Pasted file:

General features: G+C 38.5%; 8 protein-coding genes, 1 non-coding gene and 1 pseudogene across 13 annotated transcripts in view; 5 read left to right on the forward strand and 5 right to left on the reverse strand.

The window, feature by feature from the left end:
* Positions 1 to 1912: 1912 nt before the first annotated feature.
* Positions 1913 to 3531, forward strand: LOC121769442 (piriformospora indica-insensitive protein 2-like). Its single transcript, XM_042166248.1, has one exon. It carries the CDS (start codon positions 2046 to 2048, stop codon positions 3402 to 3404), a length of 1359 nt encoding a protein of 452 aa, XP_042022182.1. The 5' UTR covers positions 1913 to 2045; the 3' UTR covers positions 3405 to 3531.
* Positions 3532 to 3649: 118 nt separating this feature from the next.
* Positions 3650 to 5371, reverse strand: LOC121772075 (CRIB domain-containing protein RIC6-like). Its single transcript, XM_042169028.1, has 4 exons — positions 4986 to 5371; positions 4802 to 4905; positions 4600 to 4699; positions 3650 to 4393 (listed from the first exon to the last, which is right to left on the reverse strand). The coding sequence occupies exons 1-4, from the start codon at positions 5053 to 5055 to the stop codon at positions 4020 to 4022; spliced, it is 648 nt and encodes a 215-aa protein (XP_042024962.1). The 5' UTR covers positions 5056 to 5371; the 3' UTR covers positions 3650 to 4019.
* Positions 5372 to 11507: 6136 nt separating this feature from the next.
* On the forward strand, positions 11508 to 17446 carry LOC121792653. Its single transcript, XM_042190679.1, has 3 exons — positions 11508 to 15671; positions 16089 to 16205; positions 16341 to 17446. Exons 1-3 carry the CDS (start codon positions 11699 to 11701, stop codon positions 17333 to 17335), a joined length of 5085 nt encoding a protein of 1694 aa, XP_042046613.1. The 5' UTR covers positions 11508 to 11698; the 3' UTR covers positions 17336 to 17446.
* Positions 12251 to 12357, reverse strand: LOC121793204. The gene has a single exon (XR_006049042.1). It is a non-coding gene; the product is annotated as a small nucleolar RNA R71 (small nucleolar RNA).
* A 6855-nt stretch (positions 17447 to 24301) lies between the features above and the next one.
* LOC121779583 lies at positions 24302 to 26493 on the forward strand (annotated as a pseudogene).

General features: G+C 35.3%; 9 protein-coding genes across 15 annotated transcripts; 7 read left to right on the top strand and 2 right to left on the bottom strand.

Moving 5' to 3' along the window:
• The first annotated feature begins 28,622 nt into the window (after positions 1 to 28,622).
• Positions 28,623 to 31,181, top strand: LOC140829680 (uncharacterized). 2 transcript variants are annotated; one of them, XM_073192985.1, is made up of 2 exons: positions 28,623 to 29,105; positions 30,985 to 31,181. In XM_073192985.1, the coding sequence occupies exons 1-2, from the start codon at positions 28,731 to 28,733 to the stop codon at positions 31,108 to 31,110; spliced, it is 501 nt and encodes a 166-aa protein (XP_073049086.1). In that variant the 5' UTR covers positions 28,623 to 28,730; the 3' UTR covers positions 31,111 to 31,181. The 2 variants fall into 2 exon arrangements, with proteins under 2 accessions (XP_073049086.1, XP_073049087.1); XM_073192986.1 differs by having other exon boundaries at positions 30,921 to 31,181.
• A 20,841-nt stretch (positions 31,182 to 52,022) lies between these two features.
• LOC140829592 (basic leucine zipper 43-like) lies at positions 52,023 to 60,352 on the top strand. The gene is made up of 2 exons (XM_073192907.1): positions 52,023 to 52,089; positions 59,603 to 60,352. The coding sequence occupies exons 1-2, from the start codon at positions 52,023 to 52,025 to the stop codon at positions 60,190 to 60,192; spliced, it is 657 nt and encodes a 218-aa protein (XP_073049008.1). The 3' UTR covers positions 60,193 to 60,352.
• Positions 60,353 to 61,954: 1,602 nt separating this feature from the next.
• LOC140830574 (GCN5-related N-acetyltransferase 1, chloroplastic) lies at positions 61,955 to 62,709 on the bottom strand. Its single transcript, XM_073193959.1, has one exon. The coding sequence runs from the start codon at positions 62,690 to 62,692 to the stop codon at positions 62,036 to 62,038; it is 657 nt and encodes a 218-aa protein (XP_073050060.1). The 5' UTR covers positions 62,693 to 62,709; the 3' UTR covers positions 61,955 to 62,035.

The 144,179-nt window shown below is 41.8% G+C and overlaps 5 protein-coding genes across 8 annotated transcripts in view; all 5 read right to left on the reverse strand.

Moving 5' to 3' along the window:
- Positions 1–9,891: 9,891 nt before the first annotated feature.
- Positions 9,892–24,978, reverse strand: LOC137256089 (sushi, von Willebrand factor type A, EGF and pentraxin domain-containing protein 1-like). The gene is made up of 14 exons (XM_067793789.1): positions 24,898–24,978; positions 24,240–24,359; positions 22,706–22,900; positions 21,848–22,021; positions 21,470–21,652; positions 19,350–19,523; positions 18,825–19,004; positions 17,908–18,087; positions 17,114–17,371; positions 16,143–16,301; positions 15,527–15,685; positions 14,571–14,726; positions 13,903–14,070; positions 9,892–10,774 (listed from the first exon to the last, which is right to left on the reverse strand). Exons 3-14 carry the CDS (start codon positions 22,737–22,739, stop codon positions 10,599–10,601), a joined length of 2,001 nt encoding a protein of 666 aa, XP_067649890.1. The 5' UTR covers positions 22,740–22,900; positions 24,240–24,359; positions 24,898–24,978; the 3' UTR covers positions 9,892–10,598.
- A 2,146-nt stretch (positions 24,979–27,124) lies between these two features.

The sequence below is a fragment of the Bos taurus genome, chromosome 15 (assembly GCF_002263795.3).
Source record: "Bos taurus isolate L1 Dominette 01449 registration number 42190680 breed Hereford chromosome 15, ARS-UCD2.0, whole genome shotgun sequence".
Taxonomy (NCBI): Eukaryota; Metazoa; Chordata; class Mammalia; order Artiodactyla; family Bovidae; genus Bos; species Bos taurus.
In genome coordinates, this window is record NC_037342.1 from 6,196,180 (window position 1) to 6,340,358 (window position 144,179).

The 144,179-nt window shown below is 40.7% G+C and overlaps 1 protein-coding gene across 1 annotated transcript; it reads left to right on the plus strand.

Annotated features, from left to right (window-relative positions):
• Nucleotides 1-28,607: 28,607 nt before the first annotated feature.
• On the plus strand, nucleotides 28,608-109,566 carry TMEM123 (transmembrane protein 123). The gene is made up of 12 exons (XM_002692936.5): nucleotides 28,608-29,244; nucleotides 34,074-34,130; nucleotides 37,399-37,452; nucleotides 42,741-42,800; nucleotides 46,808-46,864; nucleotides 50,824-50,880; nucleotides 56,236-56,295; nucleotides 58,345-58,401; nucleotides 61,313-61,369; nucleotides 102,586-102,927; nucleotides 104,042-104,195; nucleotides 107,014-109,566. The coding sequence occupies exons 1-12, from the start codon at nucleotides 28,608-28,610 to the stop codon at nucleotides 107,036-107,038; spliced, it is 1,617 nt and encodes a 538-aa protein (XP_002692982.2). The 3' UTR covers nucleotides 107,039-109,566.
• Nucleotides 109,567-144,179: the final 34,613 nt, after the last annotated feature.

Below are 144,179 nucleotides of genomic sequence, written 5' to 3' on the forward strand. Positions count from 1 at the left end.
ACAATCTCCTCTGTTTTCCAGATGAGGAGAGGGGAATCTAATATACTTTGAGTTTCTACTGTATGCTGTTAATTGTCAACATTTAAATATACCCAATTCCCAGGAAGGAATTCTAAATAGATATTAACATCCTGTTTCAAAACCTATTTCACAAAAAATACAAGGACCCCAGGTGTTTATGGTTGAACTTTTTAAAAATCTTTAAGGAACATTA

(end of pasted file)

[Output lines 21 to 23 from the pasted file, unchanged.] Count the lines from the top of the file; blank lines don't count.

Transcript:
Moving 5' to 3' along the window:
- Positions 1–9,891: 9,891 nt before the first annotated feature.
- Positions 9,892–24,978, reverse strand: LOC137256089 (sushi, von Willebrand factor type A, EGF and pentraxin domain-containing protein 1-like). The gene is made up of 14 exons (XM_067793789.1): positions 24,898–24,978; positions 24,240–24,359; positions 22,706–22,900; positions 21,848–22,021; positions 21,470–21,652; positions 19,350–19,523; positions 18,825–19,004; positions 17,908–18,087; positions 17,114–17,371; positions 16,143–16,301; positions 15,527–15,685; positions 14,571–14,726; positions 13,903–14,070; positions 9,892–10,774 (listed from the first exon to the last, which is right to left on the reverse strand). Exons 3-14 carry the CDS (start codon positions 22,737–22,739, stop codon positions 10,599–10,601), a joined length of 2,001 nt encoding a protein of 666 aa, XP_067649890.1. The 5' UTR covers positions 22,740–22,900; positions 24,240–24,359; positions 24,898–24,978; the 3' UTR covers positions 9,892–10,598.